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Clearing the hearth of wood ashes is a normal process to maintain its cleanliness when houses are heated with fires. But today, we can collect the wood ash purposely and put it to great use. This article intends to explain wood ash and the benefits it gives amidst being just a powdery remnant of burned wood.
What is Wood Ash and Its Importance?
The fine residue from burning wood, whether in a fireplace, a campfire, or a commercial power plant, is known as wood ash. Even though others will find it useless, ash is still a fantastic raw material with many uses and advantages in the house. Here are some importance of wood ashes.
Wood ashes can be used as a mild abrasive to polish tarnished metals, clean grimy glass, and even dissolve adhesives and sticky residue when combined with a small amount of water to produce a paste. Wearing gloves will protect your skin when applying the paste with a cotton towel.
In the absence of a fire extinguisher, soil, or sand, wood ashes can aid in putting out a fire. Ash may create an excellent, airtight barrier that will aid in dousing the flames.
Ash is a substance that contains around 13 essential nutrients that soil has for optimum plant growth. Expert OSU Extension soil scientist Dan Sullivan explains that these 13 nutrients can boost plant growth and improve overall plant health.
He says, “When wood burns, nitrogen and sulfur are lost as gas, but calcium, potassium, magnesium, and other trace elements remain. The carbonates and oxides in the ash are valuable liming agents that can raise pH and help neutralize acid soils.”
The nutritional value of wood ash depends on the type of wood that it is made of. According to Sullivan, hardwoods can produce about three times the ash and about five times the nutrients per cord compared to softwoods. He explained that a cord of oak has enough potassium for a garden 60 by 70 feet in area. A cord of Douglas fir ash will have enough potassium for a garden of 30 by 30 feet.
Reminders In Using Wood Ash In your Garden
- In most soils and fertilizer mixtures, calcium is present in only 15% of wood ash. Ash can help soils have better structure. However, this process should be done with caution as calcium can raise the pH of the soil to between 9 and 13.
- Most garden plants will benefit from the soil’s moderate acidity and low potassium content caused by wood ash. Meanwhile, do not use ash if your soil’s pH is alkaline or higher than 7.0. Blueberries, rhododendrons, and azaleas should not be treated with wood ash since they prefer acidic soil. Additionally, as the ash can induce potato scabbing, this should be avoided in locations where potatoes will be grown.
- Use only 10 to 15 pounds of wood ash per 1,000 square feet on lawns that require potassium. This will ensure that your grass and soil receive enough potassium despite the rain. Ash from wood can be included in compost. Wood ash is easily added to your compost pile and thoroughly mixed.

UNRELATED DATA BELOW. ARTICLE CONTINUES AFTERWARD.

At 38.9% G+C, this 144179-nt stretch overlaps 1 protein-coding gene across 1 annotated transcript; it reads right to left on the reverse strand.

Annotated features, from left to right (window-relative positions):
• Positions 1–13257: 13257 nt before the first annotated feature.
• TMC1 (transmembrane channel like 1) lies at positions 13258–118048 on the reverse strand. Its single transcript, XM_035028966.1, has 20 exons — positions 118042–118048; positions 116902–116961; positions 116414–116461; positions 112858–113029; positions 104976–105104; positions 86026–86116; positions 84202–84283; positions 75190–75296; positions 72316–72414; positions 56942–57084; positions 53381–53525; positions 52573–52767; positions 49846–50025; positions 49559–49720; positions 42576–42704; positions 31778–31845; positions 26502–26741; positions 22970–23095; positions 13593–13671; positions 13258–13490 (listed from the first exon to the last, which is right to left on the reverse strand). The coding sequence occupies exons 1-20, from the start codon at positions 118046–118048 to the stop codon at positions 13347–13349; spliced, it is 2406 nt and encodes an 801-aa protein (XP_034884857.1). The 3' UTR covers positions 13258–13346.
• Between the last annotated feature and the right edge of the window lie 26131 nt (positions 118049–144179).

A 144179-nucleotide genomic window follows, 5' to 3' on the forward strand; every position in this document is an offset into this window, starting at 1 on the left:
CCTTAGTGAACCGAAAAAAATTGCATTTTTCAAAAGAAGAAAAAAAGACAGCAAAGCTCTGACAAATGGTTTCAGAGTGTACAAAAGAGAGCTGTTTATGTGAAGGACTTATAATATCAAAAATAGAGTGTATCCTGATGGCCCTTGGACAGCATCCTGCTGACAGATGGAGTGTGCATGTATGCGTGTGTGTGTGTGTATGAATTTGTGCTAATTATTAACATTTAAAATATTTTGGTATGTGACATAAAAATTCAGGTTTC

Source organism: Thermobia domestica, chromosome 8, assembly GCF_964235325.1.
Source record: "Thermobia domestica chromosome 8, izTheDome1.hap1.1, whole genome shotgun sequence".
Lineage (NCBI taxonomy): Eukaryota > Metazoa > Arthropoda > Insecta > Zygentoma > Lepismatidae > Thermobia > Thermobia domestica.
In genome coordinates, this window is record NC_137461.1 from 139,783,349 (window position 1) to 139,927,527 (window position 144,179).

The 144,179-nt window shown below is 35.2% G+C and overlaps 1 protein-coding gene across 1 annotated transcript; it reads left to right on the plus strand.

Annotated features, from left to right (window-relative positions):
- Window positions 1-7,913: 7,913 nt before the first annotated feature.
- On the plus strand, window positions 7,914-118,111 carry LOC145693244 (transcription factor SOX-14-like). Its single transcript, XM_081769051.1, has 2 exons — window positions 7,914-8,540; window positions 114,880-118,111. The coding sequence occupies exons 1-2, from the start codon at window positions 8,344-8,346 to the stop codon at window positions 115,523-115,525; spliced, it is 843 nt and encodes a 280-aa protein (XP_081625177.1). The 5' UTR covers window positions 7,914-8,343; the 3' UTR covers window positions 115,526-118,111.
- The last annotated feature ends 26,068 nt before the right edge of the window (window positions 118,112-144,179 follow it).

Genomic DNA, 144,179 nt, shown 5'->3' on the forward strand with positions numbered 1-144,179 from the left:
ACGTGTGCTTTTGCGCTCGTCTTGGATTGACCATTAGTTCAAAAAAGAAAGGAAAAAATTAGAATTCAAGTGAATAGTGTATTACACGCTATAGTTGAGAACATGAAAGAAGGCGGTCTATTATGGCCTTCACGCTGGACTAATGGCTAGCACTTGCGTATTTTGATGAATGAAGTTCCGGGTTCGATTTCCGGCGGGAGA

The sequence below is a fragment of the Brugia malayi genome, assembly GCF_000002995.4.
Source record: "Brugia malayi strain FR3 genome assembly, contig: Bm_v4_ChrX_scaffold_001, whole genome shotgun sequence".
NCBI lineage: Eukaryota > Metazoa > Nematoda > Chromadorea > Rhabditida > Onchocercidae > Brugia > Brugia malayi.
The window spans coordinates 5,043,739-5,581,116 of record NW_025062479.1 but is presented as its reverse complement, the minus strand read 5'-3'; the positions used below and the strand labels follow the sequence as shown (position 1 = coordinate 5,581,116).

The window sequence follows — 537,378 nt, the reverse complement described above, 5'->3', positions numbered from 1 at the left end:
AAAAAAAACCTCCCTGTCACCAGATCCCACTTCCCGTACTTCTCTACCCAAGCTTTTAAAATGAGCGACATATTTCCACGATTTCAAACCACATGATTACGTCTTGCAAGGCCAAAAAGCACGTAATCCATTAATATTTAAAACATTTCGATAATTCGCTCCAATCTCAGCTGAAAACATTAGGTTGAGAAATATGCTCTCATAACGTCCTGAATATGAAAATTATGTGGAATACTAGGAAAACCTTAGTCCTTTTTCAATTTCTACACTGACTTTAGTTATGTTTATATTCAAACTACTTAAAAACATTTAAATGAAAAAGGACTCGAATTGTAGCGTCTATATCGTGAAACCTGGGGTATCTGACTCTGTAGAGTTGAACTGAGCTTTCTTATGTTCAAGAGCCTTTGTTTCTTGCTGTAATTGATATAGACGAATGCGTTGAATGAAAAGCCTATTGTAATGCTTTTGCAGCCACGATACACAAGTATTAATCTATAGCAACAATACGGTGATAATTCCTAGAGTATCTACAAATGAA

- Wear gloves, a mask, and eye protection when handling wood ash. Don’t ever toss ashes outside. Rake it into the soil after applying it directly to the moist soil. Never use ashes from cardboard, coal, painted or pressure-treated wood, or tinted wood. These materials include compounds that could be dangerous.
- A covered container should be used for extra wood ash. Never leave this in lumps or piles, as too much salt can leach into the soil when ash is concentrated in one area, which might be very detrimental to your plants.
What Type of Wood Ash Should I Use?
If you intend to apply wood ash for your gardening needs, be sure the wood ash you choose comes from trees that were grown naturally. Do not use wood ash from trees growing close to industrial areas and soils that may contain toxins or heavy metals. Additionally, do not use ash made from burning treated wood, used oil, plastics, or trash.
How Do I Apply Wood Ash?
- Before applying wood ash, sift wood ash to remove big chunks of charcoal. Apply only the recommended amount of wood ash in the treated area, considering the nutritional requirements of the plants you intend to cultivate there and the results of a soil fertility test.
- When nutrients are applied in excess, plants may experience nutrient toxicity or nutrient deficiency problems. The maximum amount of wood ash applied per 1000 square feet is typically 15 to 20 pounds or about a five-gallon pail. Ft. annually.
- During the winter, evenly distribute wood ash over the treated area, such as a lawn, established perennial flower bed, vegetable garden bed, or other landscape areas. Avoid applying when it is windy since wood ash particles are very fine and readily blown by the wind.
- Wood ash should always be added to damp soil. Work the ash into the soil in early spring using a rototiller, spade, or rake if possible (such as in a vegetable garden).
There you have it. Wood ash might be a residue from burning firewood. However, only some knew that it comes with many uses. As you consider wood ash, remember some reminders and facts mentioned above to avoid its adverse effects on health. As you adhere to these reminders, you will see the good outcome that wood ash can give in your life.